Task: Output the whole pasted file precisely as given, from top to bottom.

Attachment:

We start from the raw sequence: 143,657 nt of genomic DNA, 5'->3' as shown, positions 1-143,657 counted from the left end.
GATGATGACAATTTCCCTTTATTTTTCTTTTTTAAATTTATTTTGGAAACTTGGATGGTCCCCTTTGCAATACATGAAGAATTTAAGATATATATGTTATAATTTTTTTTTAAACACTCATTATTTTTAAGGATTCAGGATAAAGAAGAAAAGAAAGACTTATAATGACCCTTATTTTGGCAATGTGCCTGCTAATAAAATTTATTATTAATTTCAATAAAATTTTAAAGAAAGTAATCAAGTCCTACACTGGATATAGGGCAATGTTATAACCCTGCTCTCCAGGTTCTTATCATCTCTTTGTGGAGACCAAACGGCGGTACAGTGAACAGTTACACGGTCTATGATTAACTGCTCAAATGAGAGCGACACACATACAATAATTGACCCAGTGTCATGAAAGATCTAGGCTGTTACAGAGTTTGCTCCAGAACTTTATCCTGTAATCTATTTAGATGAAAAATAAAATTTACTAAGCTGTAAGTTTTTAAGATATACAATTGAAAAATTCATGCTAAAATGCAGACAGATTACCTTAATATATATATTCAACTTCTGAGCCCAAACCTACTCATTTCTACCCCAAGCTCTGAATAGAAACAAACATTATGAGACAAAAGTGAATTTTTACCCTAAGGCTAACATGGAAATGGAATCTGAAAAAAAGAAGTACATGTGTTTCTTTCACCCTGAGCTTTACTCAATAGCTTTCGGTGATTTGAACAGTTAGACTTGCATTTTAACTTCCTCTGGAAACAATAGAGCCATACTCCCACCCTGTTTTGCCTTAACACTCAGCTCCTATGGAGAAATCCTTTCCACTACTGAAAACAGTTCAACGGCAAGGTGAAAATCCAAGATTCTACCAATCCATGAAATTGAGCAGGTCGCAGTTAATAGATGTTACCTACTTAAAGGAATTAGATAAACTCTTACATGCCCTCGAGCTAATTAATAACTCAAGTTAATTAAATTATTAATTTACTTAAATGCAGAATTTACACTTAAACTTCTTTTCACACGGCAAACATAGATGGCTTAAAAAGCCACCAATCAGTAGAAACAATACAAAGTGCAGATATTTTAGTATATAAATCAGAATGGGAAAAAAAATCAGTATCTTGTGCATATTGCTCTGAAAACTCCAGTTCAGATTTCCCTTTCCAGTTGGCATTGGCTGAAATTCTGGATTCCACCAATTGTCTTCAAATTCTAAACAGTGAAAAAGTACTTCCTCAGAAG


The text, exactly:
We start from the raw sequence: 143,657 nt of genomic DNA, 5'->3' as shown, positions 1-143,657 counted from the left end.
GATGATGACAATTTCCCTTTATTTTTCTTTTTTAAATTTATTTTGGAAACTTGGATGGTCCCCTTTGCAATACATGAAGAATTTAAGATATATATGTTATAATTTTTTTTTAAACACTCATTATTTTTAAGGATTCAGGATAAAGAAGAAAAGAAAGACTTATAATGACCCTTATTTTGGCAATGTGCCTGCTAATAAAATTTATTATTAATTTCAATAAAATTTTAAAGAAAGTAATCAAGTCCTACACTGGATATAGGGCAATGTTATAACCCTGCTCTCCAGGTTCTTATCATCTCTTTGTGGAGACCAAACGGCGGTACAGTGAACAGTTACACGGTCTATGATTAACTGCTCAAATGAGAGCGACACACATACAATAATTGACCCAGTGTCATGAAAGATCTAGGCTGTTACAGAGTTTGCTCCAGAACTTTATCCTGTAATCTATTTAGATGAAAAATAAAATTTACTAAGCTGTAAGTTTTTAAGATATACAATTGAAAAATTCATGCTAAAATGCAGACAGATTACCTTAATATATATATTCAACTTCTGAGCCCAAACCTACTCATTTCTACCCCAAGCTCTGAATAGAAACAAACATTATGAGACAAAAGTGAATTTTTACCCTAAGGCTAACATGGAAATGGAATCTGAAAAAAAGAAGTACATGTGTTTCTTTCACCCTGAGCTTTACTCAATAGCTTTCGGTGATTTGAACAGTTAGACTTGCATTTTAACTTCCTCTGGAAACAATAGAGCCATACTCCCACCCTGTTTTGCCTTAACACTCAGCTCCTATGGAGAAATCCTTTCCACTACTGAAAACAGTTCAACGGCAAGGTGAAAATCCAAGATTCTACCAATCCATGAAATTGAGCAGGTCGCAGTTAATAGATGTTACCTACTTAAAGGAATTAGATAAACTCTTACATGCCCTCGAGCTAATTAATAACTCAAGTTAATTAAATTATTAATTTACTTAAATGCAGAATTTACACTTAAACTTCTTTTCACACGGCAAACATAGATGGCTTAAAAAGCCACCAATCAGTAGAAACAATACAAAGTGCAGATATTTTAGTATATAAATCAGAATGGGAAAAAAAATCAGTATCTTGTGCATATTGCTCTGAAAACTCCAGTTCAGATTTCCCTTTCCAGTTGGCATTGGCTGAAATTCTGGATTCCACCAATTGTCTTCAAATTCTAAACAGTGAAAAAGTACTTCCTCAGAAG